T68 1011 goes to meet its maker

History was made late on Saturday 21st September when the two sections of Manchester Metrolink T68 1011 was removed from Exchange Square, where it had been used as an obstacle for a motorbike trial, for transport to Booths in Rotherham – a scrap merchants. As you may remember 1011 had been stripped of all useful components at Trafford depot in the past few weeks and was also reliveried into the new Metrolink colours before being transported into the city centre for its important role in the Red Bull Trials.

Once 1011 had been used for this purpose and removed from Metrolink premises it was expected that its future would not be particularly rosy but the speed in which it was removed from Exchange Square to go for scrap was probably faster than anybody would have expected. In being taken away from Manchester it becomes the first second generation tram to be sent for scrap (having also been the first to be officially withdrawn), a mere 21 years after it entered service. 1011 had run for the last time on 18th April 2012 and has since undergone component recovery firstly at Queens Road Depot and then at Trafford Depot following transfer across the city.

All of the other withdrawn T68/T68As remain stored in Manchester although it is pretty unlikely that they will have any future other than for scrap value. It is still hoped that somewhere someone will try and preserve one of these trams which, although not the most attractive or practical trams for a Museum, have an important place in history being the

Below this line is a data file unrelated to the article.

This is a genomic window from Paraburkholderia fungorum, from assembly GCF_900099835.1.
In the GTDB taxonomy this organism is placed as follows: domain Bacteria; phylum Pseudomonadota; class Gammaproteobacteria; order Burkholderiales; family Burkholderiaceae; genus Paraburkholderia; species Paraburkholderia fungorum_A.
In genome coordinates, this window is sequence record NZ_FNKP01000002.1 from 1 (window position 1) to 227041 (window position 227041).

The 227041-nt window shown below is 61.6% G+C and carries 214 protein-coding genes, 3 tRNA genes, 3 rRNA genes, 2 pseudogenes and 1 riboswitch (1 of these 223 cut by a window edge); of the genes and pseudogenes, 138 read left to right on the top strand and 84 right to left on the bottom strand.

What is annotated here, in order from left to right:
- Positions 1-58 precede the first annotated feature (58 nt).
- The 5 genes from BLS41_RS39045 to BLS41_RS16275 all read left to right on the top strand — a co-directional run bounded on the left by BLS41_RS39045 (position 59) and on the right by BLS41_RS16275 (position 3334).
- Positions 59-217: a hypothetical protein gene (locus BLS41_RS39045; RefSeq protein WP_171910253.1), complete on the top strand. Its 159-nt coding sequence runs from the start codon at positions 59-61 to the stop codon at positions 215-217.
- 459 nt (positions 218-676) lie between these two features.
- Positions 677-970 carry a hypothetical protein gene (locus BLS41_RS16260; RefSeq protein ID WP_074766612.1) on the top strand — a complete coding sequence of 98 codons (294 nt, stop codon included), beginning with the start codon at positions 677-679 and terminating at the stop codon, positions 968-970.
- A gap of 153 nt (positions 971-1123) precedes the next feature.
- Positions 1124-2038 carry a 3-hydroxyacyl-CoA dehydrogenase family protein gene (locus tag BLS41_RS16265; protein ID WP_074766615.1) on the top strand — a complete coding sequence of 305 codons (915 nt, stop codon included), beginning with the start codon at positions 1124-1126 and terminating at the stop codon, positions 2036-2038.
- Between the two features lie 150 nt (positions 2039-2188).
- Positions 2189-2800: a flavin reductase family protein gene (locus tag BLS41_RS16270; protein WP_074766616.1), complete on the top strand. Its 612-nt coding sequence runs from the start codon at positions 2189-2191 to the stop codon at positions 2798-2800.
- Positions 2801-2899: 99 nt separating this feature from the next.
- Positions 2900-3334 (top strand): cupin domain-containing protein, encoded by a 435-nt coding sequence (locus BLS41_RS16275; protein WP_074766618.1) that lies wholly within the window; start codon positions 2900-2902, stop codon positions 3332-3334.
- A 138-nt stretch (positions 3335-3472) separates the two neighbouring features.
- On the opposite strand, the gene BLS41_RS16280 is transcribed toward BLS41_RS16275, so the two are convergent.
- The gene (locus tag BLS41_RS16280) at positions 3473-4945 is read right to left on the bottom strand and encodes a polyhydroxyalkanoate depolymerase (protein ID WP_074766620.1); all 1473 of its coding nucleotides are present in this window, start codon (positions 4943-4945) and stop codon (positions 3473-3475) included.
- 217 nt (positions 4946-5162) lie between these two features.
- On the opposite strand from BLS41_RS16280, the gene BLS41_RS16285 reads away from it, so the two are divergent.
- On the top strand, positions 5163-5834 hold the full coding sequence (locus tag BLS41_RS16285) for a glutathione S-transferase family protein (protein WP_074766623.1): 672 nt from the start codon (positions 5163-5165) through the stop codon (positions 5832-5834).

first of the new breed of trams in the UK.

Not exactly how you would have imagined 1011's last action to be in Manchester is it? Bikers leap over the split tram.

Half of 1011 leaves Manchester soil for the very last time as it is craned up for transport.

And gently she goes as it is lowered onto the waiting low loader for transport to Rotherham. (All photos: Steve Kemp)

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17 Responses to T68 1011 goes to meet its maker

  1. Clifford Stead says:

    Metrolink would be missing a trick by not keeping a T68 for future heritage use themselves, possibly for tours or special events! Look at the heritage operation in Blackpool. Many overseas tramways keep a heritage tram for special use, we did a wonderful tour of the Toronto system on a 1920`s tram a few years ago. Come on Metrolink, think outside the box! Maybe we could get one listed by English Heritage! Something I believe happened in Melbourne with its historic trams.

  2. David Mee says:

    A not particularly pleasant, but nevertheless inevitable milestone in the history of the UK’s second generation tramways is reached. As the pioneer class for the new tramway systems it is to be hoped that at least one T68 will escape the cutters torch. It should be remembered though that Manchesters light rail system continues to grow and expand, combined with the recent investments in the Blackpool, West Midlands, Nottingham and Sheffield systems these are exciting times. Looks like good news at last north of the border as well!

  3. Ken Walker says:

    1001 (first second generation tram to be delivered, on 30 August 1991) or 1007 (first T68 to enter service on the first day) would seem to be the most suitable candidates for preservation.

    • freel07 says:

      1007 wasn’t the first on the first day was it? It was certainly the first to run in passenger service on the street section though. I think the first trip on the Bury Line was worked by 1004 and 1008 coupled.